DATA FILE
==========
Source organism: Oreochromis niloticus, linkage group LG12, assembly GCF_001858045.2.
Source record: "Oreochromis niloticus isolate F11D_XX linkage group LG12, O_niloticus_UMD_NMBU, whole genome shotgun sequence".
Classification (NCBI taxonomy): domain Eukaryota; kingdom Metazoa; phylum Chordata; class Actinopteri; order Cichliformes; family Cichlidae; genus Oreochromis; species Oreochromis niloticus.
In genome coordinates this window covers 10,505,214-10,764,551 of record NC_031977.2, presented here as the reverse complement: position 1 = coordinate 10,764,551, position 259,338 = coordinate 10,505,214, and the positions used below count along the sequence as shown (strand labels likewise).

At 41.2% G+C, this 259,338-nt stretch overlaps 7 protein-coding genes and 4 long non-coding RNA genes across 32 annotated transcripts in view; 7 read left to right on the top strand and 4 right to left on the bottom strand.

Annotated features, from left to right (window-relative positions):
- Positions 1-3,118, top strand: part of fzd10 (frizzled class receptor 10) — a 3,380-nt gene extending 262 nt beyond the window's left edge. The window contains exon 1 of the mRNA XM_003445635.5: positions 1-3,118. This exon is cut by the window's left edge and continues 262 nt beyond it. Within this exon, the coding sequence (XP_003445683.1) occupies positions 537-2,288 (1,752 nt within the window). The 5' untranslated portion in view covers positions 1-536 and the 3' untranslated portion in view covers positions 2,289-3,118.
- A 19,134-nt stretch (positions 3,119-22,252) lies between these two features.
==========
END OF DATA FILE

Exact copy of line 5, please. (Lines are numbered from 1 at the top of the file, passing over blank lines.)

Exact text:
At 41.2% G+C, this 259,338-nt stretch overlaps 7 protein-coding genes and 4 long non-coding RNA genes across 32 annotated transcripts in view; 7 read left to right on the top strand and 4 right to left on the bottom strand.